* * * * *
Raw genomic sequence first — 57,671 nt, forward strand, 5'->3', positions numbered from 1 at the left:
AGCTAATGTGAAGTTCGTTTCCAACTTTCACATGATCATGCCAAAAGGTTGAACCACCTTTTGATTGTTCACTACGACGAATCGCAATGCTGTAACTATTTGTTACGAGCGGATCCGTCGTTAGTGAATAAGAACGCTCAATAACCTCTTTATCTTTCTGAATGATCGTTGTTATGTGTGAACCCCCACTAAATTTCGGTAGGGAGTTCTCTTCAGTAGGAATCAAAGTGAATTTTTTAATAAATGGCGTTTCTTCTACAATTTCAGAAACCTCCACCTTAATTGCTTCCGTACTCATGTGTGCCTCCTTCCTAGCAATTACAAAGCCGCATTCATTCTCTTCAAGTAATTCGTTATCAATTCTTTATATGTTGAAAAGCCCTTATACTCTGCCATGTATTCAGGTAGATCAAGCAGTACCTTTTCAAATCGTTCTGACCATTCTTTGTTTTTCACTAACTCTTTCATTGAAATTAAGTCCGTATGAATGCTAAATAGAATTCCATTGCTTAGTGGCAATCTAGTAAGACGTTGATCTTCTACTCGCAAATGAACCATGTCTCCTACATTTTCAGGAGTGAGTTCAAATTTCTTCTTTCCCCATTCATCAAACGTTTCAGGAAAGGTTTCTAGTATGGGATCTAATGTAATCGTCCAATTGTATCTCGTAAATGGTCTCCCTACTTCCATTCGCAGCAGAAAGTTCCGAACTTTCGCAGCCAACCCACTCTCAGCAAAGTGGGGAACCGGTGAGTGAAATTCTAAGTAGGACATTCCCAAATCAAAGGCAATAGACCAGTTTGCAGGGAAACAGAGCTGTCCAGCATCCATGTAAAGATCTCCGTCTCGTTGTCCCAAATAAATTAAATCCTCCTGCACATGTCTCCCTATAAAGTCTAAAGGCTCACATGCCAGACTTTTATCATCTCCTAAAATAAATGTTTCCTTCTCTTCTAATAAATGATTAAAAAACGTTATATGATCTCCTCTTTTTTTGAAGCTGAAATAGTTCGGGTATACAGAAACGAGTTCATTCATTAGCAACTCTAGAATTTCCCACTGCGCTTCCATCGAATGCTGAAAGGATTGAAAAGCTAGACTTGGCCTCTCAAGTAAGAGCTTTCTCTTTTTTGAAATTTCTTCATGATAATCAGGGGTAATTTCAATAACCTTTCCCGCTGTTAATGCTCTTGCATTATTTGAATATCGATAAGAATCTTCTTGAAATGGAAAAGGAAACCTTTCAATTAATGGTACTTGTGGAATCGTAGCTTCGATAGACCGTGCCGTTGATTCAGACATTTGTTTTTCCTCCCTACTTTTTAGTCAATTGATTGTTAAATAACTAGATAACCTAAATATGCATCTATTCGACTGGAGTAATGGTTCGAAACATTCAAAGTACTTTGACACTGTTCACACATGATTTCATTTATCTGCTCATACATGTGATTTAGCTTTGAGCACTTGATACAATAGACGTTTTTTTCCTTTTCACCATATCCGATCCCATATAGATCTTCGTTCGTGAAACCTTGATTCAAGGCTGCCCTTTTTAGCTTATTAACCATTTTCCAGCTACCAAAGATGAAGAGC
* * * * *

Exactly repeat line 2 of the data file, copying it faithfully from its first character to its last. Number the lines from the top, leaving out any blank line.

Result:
AGCTAATGTGAAGTTCGTTTCCAACTTTCACATGATCATGCCAAAAGGTTGAACCACCTTTTGATTGTTCACTACGACGAATCGCAATGCTGTAACTATTTGTTACGAGCGGATCCGTCGTTAGTGAATAAGAACGCTCAATAACCTCTTTATCTTTCTGAATGATCGTTGTTATGTGTGAACCCCCACTAAATTTCGGTAGGGAGTTCTCTTCAGTAGGAATCAAAGTGAATTTTTTAATAAATGGCGTTTCTTCTACAATTTCAGAAACCTCCACCTTAATTGCTTCCGTACTCATGTGTGCCTCCTTCCTAGCAATTACAAAGCCGCATTCATTCTCTTCAAGTAATTCGTTATCAATTCTTTATATGTTGAAAAGCCCTTATACTCTGCCATGTATTCAGGTAGATCAAGCAGTACCTTTTCAAATCGTTCTGACCATTCTTTGTTTTTCACTAACTCTTTCATTGAAATTAAGTCCGTATGAATGCTAAATAGAATTCCATTGCTTAGTGGCAATCTAGTAAGACGTTGATCTTCTACTCGCAAATGAACCATGTCTCCTACATTTTCAGGAGTGAGTTCAAATTTCTTCTTTCCCCATTCATCAAACGTTTCAGGAAAGGTTTCTAGTATGGGATCTAATGTAATCGTCCAATTGTATCTCGTAAATGGTCTCCCTACTTCCATTCGCAGCAGAAAGTTCCGAACTTTCGCAGCCAACCCACTCTCAGCAAAGTGGGGAACCGGTGAGTGAAATTCTAAGTAGGACATTCCCAAATCAAAGGCAATAGACCAGTTTGCAGGGAAACAGAGCTGTCCAGCATCCATGTAAAGATCTCCGTCTCGTTGTCCCAAATAAATTAAATCCTCCTGCACATGTCTCCCTATAAAGTCTAAAGGCTCACATGCCAGACTTTTATCATCTCCTAAAATAAATGTTTCCTTCTCTTCTAATAAATGATTAAAAAACGTTATATGATCTCCTCTTTTTTTGAAGCTGAAATAGTTCGGGTATACAGAAACGAGTTCATTCATTAGCAACTCTAGAATTTCCCACTGCGCTTCCATCGAATGCTGAAAGGATTGAAAAGCTAGACTTGGCCTCTCAAGTAAGAGCTTTCTCTTTTTTGAAATTTCTTCATGATAATCAGGGGTAATTTCAATAACCTTTCCCGCTGTTAATGCTCTTGCATTATTTGAATATCGATAAGAATCTTCTTGAAATGGAAAAGGAAACCTTTCAATTAATGGTACTTGTGGAATCGTAGCTTCGATAGACCGTGCCGTTGATTCAGACATTTGTTTTTCCTCCCTACTTTTTAGTCAATTGATTGTTAAATAACTAGATAACCTAAATATGCATCTATTCGACTGGAGTAATGGTTCGAAACATTCAAAGTACTTTGACACTGTTCACACATGATTTCATTTATCTGCTCATACATGTGATTTAGCTTTGAGCACTTGATACAATAGACGTTTTTTTCCTTTTCACCATATCCGATCCCATATAGATCTTCGTTCGTGAAACCTTGATTCAAGGCTGCCCTTTTTAGCTTATTAACCATTTTCCAGCTACCAAAGATGAAGAGC